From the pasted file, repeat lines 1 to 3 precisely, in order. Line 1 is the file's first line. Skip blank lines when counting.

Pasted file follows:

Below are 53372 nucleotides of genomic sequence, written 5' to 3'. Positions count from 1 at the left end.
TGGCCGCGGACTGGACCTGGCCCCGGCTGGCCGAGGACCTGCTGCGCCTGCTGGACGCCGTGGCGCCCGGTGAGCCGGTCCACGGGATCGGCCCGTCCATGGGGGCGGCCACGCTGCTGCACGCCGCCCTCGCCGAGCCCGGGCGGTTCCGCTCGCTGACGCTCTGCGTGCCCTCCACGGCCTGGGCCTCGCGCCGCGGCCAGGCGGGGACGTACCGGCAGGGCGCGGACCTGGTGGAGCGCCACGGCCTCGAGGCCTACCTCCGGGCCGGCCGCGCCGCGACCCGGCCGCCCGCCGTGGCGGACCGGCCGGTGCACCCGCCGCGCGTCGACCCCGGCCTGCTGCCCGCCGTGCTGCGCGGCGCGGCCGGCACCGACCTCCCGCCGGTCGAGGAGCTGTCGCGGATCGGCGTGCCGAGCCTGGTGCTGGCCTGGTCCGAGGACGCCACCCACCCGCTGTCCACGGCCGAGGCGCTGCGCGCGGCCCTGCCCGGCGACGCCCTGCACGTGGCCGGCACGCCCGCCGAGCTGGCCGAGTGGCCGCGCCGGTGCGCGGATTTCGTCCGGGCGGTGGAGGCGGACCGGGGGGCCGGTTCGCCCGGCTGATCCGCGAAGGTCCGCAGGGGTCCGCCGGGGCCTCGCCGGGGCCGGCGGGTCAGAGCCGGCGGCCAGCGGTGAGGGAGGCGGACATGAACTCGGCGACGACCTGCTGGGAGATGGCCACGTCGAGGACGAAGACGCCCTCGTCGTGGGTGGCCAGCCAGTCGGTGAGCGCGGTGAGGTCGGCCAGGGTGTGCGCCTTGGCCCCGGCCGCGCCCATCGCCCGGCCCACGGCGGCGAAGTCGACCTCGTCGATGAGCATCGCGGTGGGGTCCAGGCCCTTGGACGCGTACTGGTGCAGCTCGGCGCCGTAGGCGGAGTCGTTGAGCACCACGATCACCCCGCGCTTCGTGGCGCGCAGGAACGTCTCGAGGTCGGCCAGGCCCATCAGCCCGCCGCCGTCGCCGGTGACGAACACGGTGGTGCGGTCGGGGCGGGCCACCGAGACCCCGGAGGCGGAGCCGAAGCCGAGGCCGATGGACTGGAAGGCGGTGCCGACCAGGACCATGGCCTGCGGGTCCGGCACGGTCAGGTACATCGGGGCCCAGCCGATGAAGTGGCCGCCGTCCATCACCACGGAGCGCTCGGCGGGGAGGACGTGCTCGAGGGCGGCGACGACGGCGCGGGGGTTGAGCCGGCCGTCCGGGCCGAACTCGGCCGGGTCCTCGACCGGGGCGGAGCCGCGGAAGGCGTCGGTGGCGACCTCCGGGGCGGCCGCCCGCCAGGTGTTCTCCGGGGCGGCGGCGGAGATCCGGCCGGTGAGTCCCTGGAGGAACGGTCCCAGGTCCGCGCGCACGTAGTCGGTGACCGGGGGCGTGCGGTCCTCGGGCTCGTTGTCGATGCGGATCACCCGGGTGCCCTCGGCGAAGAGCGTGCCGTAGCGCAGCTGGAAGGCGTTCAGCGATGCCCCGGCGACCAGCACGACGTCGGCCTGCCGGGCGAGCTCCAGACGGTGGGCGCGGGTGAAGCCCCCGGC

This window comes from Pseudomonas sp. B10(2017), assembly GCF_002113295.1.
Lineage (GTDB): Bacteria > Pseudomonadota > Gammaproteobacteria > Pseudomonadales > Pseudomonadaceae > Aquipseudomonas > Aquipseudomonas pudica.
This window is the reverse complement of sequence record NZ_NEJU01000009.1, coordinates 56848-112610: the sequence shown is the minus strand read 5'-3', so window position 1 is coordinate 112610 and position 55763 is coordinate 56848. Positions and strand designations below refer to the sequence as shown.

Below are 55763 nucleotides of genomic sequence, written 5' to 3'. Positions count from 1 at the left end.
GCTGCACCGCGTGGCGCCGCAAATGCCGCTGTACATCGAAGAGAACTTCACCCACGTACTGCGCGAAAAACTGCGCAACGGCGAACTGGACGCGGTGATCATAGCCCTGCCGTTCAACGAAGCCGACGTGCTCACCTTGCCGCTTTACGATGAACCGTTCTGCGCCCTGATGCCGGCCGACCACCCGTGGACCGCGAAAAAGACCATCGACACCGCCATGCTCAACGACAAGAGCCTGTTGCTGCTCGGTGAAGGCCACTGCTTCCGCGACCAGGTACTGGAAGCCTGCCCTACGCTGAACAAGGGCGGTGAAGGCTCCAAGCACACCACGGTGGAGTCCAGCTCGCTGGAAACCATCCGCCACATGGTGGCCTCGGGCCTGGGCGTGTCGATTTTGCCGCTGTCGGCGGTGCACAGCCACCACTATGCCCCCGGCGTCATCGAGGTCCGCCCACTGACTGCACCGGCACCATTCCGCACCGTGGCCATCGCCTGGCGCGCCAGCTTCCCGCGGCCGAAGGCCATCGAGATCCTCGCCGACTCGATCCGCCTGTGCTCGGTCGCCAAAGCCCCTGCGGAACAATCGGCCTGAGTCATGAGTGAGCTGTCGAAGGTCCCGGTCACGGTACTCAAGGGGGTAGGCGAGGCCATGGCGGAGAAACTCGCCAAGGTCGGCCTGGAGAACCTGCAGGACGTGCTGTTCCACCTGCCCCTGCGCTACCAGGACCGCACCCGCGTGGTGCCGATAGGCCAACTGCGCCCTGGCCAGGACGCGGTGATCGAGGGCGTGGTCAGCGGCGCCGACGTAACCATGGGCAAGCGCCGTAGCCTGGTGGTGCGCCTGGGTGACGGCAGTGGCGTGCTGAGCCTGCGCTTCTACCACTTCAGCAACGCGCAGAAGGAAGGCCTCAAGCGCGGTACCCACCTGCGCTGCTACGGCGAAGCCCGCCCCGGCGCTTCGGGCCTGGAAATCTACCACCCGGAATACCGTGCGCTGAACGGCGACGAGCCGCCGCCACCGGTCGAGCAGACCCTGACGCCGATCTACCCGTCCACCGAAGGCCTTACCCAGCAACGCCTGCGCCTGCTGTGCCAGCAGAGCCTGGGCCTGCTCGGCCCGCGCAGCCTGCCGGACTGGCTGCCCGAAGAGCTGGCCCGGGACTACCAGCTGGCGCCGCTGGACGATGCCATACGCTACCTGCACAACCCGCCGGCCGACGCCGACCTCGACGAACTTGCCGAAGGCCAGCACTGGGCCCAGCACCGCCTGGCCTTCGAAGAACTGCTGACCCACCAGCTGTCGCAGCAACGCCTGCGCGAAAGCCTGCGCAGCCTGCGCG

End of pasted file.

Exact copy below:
Below are 53372 nucleotides of genomic sequence, written 5' to 3'. Positions count from 1 at the left end.
TGGCCGCGGACTGGACCTGGCCCCGGCTGGCCGAGGACCTGCTGCGCCTGCTGGACGCCGTGGCGCCCGGTGAGCCGGTCCACGGGATCGGCCCGTCCATGGGGGCGGCCACGCTGCTGCACGCCGCCCTCGCCGAGCCCGGGCGGTTCCGCTCGCTGACGCTCTGCGTGCCCTCCACGGCCTGGGCCTCGCGCCGCGGCCAGGCGGGGACGTACCGGCAGGGCGCGGACCTGGTGGAGCGCCACGGCCTCGAGGCCTACCTCCGGGCCGGCCGCGCCGCGACCCGGCCGCCCGCCGTGGCGGACCGGCCGGTGCACCCGCCGCGCGTCGACCCCGGCCTGCTGCCCGCCGTGCTGCGCGGCGCGGCCGGCACCGACCTCCCGCCGGTCGAGGAGCTGTCGCGGATCGGCGTGCCGAGCCTGGTGCTGGCCTGGTCCGAGGACGCCACCCACCCGCTGTCCACGGCCGAGGCGCTGCGCGCGGCCCTGCCCGGCGACGCCCTGCACGTGGCCGGCACGCCCGCCGAGCTGGCCGAGTGGCCGCGCCGGTGCGCGGATTTCGTCCGGGCGGTGGAGGCGGACCGGGGGGCCGGTTCGCCCGGCTGATCCGCGAAGGTCCGCAGGGGTCCGCCGGGGCCTCGCCGGGGCCGGCGGGTCAGAGCCGGCGGCCAGCGGTGAGGGAGGCGGACATGAACTCGGCGACGACCTGCTGGGAGATGGCCACGTCGAGGACGAAGACGCCCTCGTCGTGGGTGGCCAGCCAGTCGGTGAGCGCGGTGAGGTCGGCCAGGGTGTGCGCCTTGGCCCCGGCCGCGCCCATCGCCCGGCCCACGGCGGCGAAGTCGACCTCGTCGATGAGCATCGCGGTGGGGTCCAGGCCCTTGGACGCGTACTGGTGCAGCTCGGCGCCGTAGGCGGAGTCGTTGAGCACCACGATCACCCCGCGCTTCGTGGCGCGCAGGAACGTCTCGAGGTCGGCCAGGCCCATCAGCCCGCCGCCGTCGCCGGTGACGAACACGGTGGTGCGGTCGGGGCGGGCCACCGAGACCCCGGAGGCGGAGCCGAAGCCGAGGCCGATGGACTGGAAGGCGGTGCCGACCAGGACCATGGCCTGCGGGTCCGGCACGGTCAGGTACATCGGGGCCCAGCCGATGAAGTGGCCGCCGTCCATCACCACGGAGCGCTCGGCGGGGAGGACGTGCTCGAGGGCGGCGACGACGGCGCGGGGGTTGAGCCGGCCGTCCGGGCCGAACTCGGCCGGGTCCTCGACCGGGGCGGAGCCGCGGAAGGCGTCGGTGGCGACCTCCGGGGCGGCCGCCCGCCAGGTGTTCTCCGGGGCGGCGGCGGAGATCCGGCCGGTGAGTCCCTGGAGGAACGGTCCCAGGTCCGCGCGCACGTAGTCGGTGACCGGGGGCGTGCGGTCCTCGGGCTCGTTGTCGATGCGGATCACCCGGGTGCCCTCGGCGAAGAGCGTGCCGTAGCGCAGCTGGAAGGCGTTCAGCGATGCCCCGGCGACCAGCACGACGTCGGCCTGCCGGGCGAGCTCCAGACGGTGGGCGCGGGTGAAGCCCCCGGC

This window comes from Pseudomonas sp. B10(2017), assembly GCF_002113295.1.